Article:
Published on 5th December 2019 by LeighanneM

Neurons cells concept

Welcome to this week’s medical news stories. In our latest edition, we bring you the healthcare topics that have been under the microscope over the past week.

Joining us this week: artificial neurons, new contraceptives, and cholesterol.

Artificial Neurons

Artificial neurons have been developed to provide new methods for repairing the human body.

Neurons (nerve cells) carry signals to and from the rest of the human body. Scientists at the University of Bath have used a combination of maths, computing and chip design to replicate in a circuit what neurons do naturally. For example, the group have replicated the response of respiratory neurons using bio electronics that are small enough to be implanted. 

What can we learn from this?

Producing artificial neurons that respond to electrical signals from the nervous system has been a long-time goal in medicine. Challenges have included designing the circuits and finding the parameters that make the circuits behave like real neurons. In certain neurological disorders, such as Alzheimer’s and Parkinson’s, neurons degenerate and die. By transferring the electrical properties of brain cells on to synthetic circuits made of silicone, it may be possible to reverse such disorders.

Question to think about: Discuss the possibility of using this technology to repair damage elsewhere in the body. 

New Contraceptives

A “once-a-month” contraceptive pill has been developed that may give women more choice over their fertility.

A pill that is designed to resist immediate attack from strong acid and remain in the stomach until fully broken down after several weeks. Whilst in the stomach, the new pill will slowly release hormones to prevent pregnancy, much like those currently available.

The new pill uses a star-shaped drug delivery system packaged in a easy-to-swallow dissolvable capsule. Upon reaching the stomach, the star unfolds and begins releasing the hormone housed on its six arms. The star is too big to immediately exit the stomach and will remain there until it can be broken down and excreted. 

What can we learn from this?

The contraceptive pill is used by millions of women globally and should be 99% effective however, studies suggest that nearly half of all users will miss a dose or take the pill at the wrong time. This reduces its efficacy to 91%, meaning that 9 out of every 100 women will get pregnant. At the moment, there are longer lasting contraceptives available, such as injections and coils, however there is currently no monthly alternative. Providing a monthly alternative for the contraceptive pill may produce better results in terms of efficacy.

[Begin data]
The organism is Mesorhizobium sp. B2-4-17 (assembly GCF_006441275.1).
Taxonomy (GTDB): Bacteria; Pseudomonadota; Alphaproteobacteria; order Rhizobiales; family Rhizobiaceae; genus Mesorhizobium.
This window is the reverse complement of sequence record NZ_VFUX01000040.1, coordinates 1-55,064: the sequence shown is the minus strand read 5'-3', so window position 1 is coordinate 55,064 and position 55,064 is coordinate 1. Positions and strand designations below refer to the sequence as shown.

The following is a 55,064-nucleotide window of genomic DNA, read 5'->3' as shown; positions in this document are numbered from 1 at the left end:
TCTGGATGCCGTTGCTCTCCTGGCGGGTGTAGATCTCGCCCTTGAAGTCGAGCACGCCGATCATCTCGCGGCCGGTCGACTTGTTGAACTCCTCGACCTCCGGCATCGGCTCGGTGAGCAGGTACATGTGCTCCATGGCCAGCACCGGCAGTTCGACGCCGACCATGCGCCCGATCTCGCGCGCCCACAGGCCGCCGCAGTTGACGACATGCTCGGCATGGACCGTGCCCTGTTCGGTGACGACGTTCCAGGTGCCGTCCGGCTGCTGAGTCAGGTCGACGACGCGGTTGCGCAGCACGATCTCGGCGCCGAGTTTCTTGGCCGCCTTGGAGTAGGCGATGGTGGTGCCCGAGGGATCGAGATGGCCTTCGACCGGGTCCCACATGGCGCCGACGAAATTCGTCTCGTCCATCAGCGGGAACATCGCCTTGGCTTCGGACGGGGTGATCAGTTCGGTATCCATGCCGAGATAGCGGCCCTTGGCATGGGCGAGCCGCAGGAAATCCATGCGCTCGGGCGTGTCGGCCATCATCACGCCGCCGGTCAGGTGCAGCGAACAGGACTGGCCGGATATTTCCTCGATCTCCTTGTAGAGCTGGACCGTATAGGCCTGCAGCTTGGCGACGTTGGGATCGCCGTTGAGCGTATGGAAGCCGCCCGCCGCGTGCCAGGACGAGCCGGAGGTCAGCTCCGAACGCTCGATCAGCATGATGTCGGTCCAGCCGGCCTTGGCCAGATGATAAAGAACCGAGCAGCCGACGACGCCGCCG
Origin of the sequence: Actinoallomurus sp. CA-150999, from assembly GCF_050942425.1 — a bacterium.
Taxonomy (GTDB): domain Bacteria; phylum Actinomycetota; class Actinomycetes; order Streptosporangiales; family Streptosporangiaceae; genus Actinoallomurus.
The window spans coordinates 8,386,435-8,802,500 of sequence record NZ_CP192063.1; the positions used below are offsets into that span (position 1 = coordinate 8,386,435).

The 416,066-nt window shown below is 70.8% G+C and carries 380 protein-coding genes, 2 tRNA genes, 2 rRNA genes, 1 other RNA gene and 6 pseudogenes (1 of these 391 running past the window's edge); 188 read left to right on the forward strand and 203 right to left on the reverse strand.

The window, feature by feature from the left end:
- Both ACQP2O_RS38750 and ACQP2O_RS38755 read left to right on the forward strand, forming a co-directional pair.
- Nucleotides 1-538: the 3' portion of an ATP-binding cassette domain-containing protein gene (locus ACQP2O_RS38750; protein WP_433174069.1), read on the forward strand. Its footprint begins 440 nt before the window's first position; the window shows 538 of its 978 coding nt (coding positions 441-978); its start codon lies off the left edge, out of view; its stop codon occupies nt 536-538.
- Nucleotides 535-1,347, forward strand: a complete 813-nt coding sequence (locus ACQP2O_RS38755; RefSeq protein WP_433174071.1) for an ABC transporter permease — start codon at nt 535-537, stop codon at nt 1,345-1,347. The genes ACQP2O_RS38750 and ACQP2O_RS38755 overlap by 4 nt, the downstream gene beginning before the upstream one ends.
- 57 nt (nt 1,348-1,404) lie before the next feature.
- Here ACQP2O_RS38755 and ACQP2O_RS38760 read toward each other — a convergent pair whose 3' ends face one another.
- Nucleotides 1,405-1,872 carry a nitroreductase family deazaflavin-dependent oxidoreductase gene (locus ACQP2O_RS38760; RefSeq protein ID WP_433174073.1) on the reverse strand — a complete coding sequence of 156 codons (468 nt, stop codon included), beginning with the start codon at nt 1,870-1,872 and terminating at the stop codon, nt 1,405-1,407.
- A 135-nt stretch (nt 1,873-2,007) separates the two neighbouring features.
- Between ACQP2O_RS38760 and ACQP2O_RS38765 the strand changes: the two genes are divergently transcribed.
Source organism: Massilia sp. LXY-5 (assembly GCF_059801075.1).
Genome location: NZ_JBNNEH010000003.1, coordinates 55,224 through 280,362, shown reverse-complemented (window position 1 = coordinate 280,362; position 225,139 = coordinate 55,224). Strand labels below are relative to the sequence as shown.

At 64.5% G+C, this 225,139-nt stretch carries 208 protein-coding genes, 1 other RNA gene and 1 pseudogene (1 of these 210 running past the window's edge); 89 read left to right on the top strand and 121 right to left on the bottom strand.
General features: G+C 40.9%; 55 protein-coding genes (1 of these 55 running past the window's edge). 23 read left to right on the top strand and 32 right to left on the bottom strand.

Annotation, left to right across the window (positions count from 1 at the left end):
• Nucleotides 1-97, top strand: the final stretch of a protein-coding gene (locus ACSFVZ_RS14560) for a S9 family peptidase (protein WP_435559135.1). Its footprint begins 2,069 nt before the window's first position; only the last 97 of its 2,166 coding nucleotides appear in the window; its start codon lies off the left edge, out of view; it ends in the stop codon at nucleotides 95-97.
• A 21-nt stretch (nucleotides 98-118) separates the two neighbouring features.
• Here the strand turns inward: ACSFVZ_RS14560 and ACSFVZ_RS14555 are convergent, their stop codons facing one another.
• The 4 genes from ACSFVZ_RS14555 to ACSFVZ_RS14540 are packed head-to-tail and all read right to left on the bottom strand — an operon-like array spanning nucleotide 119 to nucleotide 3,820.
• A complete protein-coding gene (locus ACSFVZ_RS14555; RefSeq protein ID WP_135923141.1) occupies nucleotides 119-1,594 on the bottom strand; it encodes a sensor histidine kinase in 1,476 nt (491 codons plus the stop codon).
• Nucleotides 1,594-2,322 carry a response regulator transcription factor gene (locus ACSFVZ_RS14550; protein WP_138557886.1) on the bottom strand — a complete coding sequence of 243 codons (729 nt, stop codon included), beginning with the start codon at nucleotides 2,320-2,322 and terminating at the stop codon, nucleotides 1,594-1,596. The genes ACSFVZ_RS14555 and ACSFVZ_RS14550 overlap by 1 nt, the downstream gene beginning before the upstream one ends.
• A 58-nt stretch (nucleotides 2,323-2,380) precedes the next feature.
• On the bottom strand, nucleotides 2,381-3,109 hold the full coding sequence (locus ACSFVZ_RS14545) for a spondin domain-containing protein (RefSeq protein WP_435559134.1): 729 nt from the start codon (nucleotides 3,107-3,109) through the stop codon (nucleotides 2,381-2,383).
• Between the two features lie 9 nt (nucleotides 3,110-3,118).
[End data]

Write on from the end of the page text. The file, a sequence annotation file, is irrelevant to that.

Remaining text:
Question to think about: Discuss the likelihood of a monthly contraceptive pill increasing the effectiveness of using a contraceptive pill to protect against pregnancy.


Research suggests that cholesterol should be tested in everyone from their mid-twenties.

The comprehensive study looking at the long-term health risks of having too much “bad” cholesterol for decades has suggested that cholesterol levels at this stage of life could be used to predict lifetime risk of heart disease and stroke. This information could help to inform young people about their current health and risk of future disease, and could encourage those with higher levels of unhealthy cholesterol to improve their lifestyle, incorporating more exercise and less unhealthy fats.

What can we learn from this?

Cholesterol is a fatty substance found in some foods and also produced in the liver. It is required in order to make essential hormones such as oestrogen and testosterone, as well as vitamin D and other compounds. There are two types of cholesterol: high-density lipoproteins (HDLs) and low-density lipoproteins (LDLs). LDLs can be dangerous as they can clog the arteries.  

Question to think about: Talk about how you could encourage someone to live a healthier lifestyle, and the sort of information you might provide them with.

Words: Nea Sneddon-Jones

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